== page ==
Ever since Google created the Adsense program, content creators on YouTube and website owners have been able to monetize their audience with ease. You do not need to sell and ship products to make money. Adsense allows you to place ads (automatically) on your website and on YouTube videos.

Popular platforms or ways to find an audience:

  • A website hosted with GoDaddy installed with Wordpress
  • A YouTube channel + Patreon - There are loads of sailors who make a living by vlogging about their sailing adventures.
  • Offering services on freelance websites such as, or
  • Kindle Direct Publishing Account - Once you get some experience under you, share it with the world via books by creating a KDP account on Amazon.

Living on a Sailboat Full Time

Living on a sailboat full time requires a boat large enough in order to stand up straight while inside without hitting your head on the ceiling. Typically, sailboats that have a length of 27 feet or greater will have enough headroom to stand up comfortably. Depending on your preference for simplicity, your sailboat may have just enough to get by - or have all the bells and whistles.

When living on a sailboat full time, you'll want the basics which include the following:

  • Power
  • Gas stove
  • Refrigeration / freezer
  • Air conditioning (if living in tropical or hot climate)
  • Heating (if living in temperatures that get lower than 50 degrees)

Of course, if you are serious sailor with the intentions of sailing to far out destinations, you'll want a lot more on your sailboat when it comes to equipment and gear. Living full time at sea is a lot different than living full-time at a marina. At sea, you'll need much more planning and preparation for living. If in a marina, you'll want to be in a marina that has laundry and shower facilities.

Living with a Dog

Just as humans must adjust to living on a boat, so do dogs. Dogs are used to doing their potty outside where bushes and grass are plenty. On the ocean, it's just the boat and the water for options. Since dogs can't go to the bathroom while swimming in the ocean, there is only one other place for them to do their business - and that's on the boat. As for most sailors, keeping their boat clean and sanitary is a top priority. Potty training your dog, whether big or small, is important. If the dog cannot be properly potty trained after numerous attempts, the correct decision is to not bring the dog on board if going on a long trip.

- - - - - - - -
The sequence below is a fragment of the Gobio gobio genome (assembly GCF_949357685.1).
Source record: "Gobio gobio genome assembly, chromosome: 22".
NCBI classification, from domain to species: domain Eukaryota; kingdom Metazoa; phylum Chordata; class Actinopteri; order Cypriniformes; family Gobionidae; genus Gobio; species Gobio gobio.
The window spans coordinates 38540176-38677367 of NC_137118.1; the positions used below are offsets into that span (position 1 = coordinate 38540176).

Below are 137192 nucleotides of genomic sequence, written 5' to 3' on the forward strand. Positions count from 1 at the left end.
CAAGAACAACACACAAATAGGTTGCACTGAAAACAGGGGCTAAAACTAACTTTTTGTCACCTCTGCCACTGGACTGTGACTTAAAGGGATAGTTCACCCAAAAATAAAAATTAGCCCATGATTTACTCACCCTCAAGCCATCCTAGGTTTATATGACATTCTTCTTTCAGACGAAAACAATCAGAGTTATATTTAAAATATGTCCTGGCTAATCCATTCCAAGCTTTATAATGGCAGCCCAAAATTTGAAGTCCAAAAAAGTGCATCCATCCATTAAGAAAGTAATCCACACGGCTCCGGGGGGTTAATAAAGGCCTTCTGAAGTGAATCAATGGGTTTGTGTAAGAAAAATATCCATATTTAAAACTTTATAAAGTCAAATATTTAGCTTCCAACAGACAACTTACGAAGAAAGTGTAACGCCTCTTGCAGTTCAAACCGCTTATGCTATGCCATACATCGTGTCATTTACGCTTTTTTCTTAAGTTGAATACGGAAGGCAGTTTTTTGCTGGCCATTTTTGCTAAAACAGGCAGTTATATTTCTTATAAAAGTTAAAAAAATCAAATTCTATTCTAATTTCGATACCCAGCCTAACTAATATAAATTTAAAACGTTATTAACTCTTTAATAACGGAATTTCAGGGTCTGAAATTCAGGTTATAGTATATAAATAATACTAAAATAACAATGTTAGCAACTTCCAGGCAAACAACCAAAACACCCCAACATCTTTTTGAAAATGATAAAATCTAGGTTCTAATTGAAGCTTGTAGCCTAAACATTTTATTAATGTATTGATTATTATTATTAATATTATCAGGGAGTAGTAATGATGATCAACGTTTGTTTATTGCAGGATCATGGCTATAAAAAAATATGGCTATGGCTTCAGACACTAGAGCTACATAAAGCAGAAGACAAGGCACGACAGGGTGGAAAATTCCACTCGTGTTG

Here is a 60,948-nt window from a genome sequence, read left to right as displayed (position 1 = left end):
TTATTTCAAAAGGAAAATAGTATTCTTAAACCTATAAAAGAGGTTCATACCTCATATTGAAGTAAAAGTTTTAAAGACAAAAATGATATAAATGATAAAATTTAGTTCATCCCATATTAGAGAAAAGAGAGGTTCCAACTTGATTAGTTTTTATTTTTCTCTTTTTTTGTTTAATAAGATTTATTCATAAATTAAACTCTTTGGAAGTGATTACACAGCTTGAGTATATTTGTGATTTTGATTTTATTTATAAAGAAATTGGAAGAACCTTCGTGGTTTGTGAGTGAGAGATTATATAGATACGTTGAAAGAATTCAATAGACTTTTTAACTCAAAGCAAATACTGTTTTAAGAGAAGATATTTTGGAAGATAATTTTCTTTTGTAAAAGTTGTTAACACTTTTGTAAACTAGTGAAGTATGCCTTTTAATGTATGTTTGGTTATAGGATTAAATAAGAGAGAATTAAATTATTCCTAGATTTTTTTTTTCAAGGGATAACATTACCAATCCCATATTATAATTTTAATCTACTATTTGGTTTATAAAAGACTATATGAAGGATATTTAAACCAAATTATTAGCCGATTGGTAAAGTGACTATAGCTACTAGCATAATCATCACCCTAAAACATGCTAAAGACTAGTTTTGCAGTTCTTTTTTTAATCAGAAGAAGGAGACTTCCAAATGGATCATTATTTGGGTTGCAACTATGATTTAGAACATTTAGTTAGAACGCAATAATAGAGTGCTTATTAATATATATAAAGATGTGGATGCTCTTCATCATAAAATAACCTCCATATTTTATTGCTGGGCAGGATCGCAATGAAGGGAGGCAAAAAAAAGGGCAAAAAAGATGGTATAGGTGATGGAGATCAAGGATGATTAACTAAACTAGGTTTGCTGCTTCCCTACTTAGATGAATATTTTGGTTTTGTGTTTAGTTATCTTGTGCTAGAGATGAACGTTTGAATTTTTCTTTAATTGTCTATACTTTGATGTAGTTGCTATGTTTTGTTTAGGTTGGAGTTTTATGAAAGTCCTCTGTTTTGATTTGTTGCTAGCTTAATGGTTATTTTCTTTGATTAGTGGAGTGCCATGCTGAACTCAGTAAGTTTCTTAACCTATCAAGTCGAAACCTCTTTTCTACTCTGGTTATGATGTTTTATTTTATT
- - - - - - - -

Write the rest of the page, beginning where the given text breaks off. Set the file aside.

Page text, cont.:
Getting your dog to do number 1 and 2 is just a matter of dedicating a space on deck that reflects their natural environment. Most sailors have found that by using the combination of a boot tray and a section of carpet or Astroturf and dedicating it to a place on deck is the best option for both the dog and the boat's cleanliness.

Astroturf is easy to wash overboard and by placing it in a boot tray, the dog's urine will be trapped under the Astroturf, mitigating any spillage outside the designated area. You'll want to clean the tray often. If you don't, the dog's urine will take flight and spray passengers in the cockpit (assuming that the tray is located in the deck's bow). In order to initially get your dog to use the tray, you'll need to add a bit of urine to the Astroturf to get your dog to engage.

At Sea vs in a Marina

As previously stated, living at sea is a completely different ballgame than living at or within a marina. Most sailors would agree that living at sea is more fun and it's what most of us dream to be doing when living on a sailboat. However, depending on your sailboat's location, seasons play a big role in our ability to sail safely. So, for most of us, spending some time at a marina is inevitable.

Living at sea is the type of living where you are on the move, sailing from one destination to another. This type of sailboat living requires the boat to be in tip top shape. Always having a plan, being able to provision (restock food and necessities), and stay safe are the most important aspects to sailing at sea.

In a marina, a sailboat must have two things: (1) insurance and (2) the ability to float. If you just enjoy the lifestyle of living in a marina and on a boat, there isn't much else you really need to do or plan. If you sail enough, you'll meet these people. Most often, these people who live and veg in marinas are in a tight spot (monetarily).